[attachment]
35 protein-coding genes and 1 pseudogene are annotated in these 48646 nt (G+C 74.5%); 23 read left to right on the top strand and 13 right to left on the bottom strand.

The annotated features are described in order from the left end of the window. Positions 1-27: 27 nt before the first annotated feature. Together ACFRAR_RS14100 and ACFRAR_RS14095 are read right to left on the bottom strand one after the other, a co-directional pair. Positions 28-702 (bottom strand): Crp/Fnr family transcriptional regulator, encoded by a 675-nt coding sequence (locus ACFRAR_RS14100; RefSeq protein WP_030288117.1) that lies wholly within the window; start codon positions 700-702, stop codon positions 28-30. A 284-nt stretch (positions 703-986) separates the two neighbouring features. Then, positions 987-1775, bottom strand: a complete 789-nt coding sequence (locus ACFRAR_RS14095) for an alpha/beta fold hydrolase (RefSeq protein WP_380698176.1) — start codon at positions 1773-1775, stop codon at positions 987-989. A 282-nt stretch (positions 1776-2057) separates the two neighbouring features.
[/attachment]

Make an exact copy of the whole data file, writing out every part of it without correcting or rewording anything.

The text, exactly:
35 protein-coding genes and 1 pseudogene are annotated in these 48646 nt (G+C 74.5%); 23 read left to right on the top strand and 13 right to left on the bottom strand.

The annotated features are described in order from the left end of the window. Positions 1-27: 27 nt before the first annotated feature. Together ACFRAR_RS14100 and ACFRAR_RS14095 are read right to left on the bottom strand one after the other, a co-directional pair. Positions 28-702 (bottom strand): Crp/Fnr family transcriptional regulator, encoded by a 675-nt coding sequence (locus ACFRAR_RS14100; RefSeq protein WP_030288117.1) that lies wholly within the window; start codon positions 700-702, stop codon positions 28-30. A 284-nt stretch (positions 703-986) separates the two neighbouring features. Then, positions 987-1775, bottom strand: a complete 789-nt coding sequence (locus ACFRAR_RS14095) for an alpha/beta fold hydrolase (RefSeq protein WP_380698176.1) — start codon at positions 1773-1775, stop codon at positions 987-989. A 282-nt stretch (positions 1776-2057) separates the two neighbouring features.